University of Bath

Leave a gift in your Will

It costs you nothing now, but it has the power to improve young lives in the future.

Are there tax benefits?

Yes. Any gift to charity (including the University) in your Will is tax-free. It is deducted before your estate is valued for tax purposes, so reduces the inheritance tax your beneficiaries pay. Some people choose to donate the value of their estate above the inheritance tax threshold – meaning that no inheritance tax at all is payable. If you leave 10 per cent or more of your estate to charities (including the University), your friends and family will also benefit from a 10 per cent IHT discount.

Should I tell the University about my gift?

You are not obliged to tell us that you have made provision for the University in your Will. However, if you do, we can ensure that you receive appropriate thanks as a member of our pledgers group, the 1966 Society. Simply contact Stephanie Lear, Head of Individual Philanthropy, to let us know about your gift.

How do I leave a gift in my Will?

To make or amend your Will, please see your solicitor. You will need to include the percentage or amount you wish to give, and the University’s name and address (we are exempt from having a registered charity number).

Anyone can make provision in their Will, and our sincerest thanks go to all those who have generously chosen to remember us in this way.

At Bath every gift we receive is appreciated and remembered. Everyone who pledges a legacy becomes a member of the 1966 Society.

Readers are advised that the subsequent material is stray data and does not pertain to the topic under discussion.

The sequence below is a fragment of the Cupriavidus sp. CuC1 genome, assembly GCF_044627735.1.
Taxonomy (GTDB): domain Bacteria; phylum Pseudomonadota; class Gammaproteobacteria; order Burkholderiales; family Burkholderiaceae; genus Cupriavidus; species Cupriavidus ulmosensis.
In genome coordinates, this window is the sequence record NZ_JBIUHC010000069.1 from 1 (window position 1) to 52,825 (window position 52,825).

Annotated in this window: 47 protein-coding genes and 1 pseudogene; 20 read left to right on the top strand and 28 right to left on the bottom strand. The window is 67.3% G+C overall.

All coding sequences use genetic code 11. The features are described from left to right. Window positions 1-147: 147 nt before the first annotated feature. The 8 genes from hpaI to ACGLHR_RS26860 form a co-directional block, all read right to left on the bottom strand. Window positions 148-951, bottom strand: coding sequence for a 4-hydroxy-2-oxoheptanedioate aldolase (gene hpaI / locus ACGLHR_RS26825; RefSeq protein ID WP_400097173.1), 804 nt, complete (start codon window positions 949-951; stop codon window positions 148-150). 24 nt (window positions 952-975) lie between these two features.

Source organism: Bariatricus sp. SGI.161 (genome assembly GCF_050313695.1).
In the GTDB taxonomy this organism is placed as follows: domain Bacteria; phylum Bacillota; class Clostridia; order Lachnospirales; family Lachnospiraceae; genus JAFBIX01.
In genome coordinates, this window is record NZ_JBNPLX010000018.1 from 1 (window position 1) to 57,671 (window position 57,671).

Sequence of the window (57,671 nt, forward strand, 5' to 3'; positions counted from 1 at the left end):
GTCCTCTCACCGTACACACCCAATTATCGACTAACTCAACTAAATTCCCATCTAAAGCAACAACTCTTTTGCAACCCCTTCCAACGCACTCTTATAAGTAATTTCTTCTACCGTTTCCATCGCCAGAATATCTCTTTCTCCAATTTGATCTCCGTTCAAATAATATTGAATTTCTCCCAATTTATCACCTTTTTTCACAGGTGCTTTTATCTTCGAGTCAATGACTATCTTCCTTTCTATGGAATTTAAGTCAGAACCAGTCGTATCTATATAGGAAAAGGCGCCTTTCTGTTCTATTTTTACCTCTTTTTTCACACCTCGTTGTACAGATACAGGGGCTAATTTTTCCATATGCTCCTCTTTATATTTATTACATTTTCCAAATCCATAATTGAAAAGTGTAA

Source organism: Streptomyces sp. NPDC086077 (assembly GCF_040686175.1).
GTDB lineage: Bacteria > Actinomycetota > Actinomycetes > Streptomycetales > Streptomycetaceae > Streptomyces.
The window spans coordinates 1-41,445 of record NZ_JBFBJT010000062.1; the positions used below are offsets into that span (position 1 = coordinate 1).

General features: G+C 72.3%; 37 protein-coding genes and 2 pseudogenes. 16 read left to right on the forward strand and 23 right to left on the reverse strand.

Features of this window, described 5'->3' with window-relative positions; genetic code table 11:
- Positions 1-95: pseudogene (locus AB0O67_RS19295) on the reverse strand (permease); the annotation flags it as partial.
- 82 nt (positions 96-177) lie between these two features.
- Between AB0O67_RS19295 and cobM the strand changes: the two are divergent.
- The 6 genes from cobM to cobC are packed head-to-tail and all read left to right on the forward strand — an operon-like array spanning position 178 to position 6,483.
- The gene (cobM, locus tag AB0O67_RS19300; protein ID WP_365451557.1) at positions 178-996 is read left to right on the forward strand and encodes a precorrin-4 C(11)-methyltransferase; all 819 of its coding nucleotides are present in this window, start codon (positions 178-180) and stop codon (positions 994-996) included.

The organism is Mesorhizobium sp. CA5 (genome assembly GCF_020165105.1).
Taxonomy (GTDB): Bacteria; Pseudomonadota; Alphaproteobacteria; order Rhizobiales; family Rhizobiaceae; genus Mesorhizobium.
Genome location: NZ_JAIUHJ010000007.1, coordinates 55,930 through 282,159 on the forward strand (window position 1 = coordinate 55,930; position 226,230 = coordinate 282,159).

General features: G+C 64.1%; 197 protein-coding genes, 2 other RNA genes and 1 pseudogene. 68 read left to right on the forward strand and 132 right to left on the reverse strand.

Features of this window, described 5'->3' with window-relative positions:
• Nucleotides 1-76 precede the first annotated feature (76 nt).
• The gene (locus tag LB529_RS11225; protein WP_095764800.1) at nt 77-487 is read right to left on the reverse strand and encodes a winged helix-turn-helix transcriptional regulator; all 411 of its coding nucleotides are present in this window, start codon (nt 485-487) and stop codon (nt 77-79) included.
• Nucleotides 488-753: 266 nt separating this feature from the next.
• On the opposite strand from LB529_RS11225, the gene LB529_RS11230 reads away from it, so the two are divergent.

What kind of legacy gift can I make?

Types of legacies:

  • Pecuniary legacy - specifies a sum of money. By index-linking it you will be helping to preserve its worth against possible inflation increases.

  • Residuary legacy - a share of the estate. Designating a percentage of an estate can be especially beneficial to a charity; it also avoids the need for regular updating by the legator (compare fixed sums).

  • Reversionary legacy - to provide for a loved one during their lifetime and then pass to a charity. For example, a spouse may have use of a property until s/he voluntarily vacates it, with the asset being held on trust by the trustees of the estate until it is passed to the eventual beneficiary.

People often ask if one type of legacy is more valuable to the University than another. Every individual is different but it is true that designating a percentage of your estate may be more beneficial than giving a fixed sum which may depreciate over time. Should you prefer to leave a pecuniary legacy, index-linking it can help preserve its value.

Both my academic studies and involvement in the Students’ Union proved to be the best possible grounding for my subsequent professional life. Every aspect of my career had roots in the opportunities given to me during the early years of the University of Bath. I now want to give something back. So, I have chosen to leave a legacy in my Will providing scholarships for future generations of Bath students to enjoy the same opportunities I had.” — Tony Kerpel MBE (BSc Sociology 1968; SU President 1968-69)

Specialist advice

The University of Bath is not permitted to offer legal advice or make personal recommendations about individual solicitors, accountants or will-making services. The following professional bodies will be able to help you: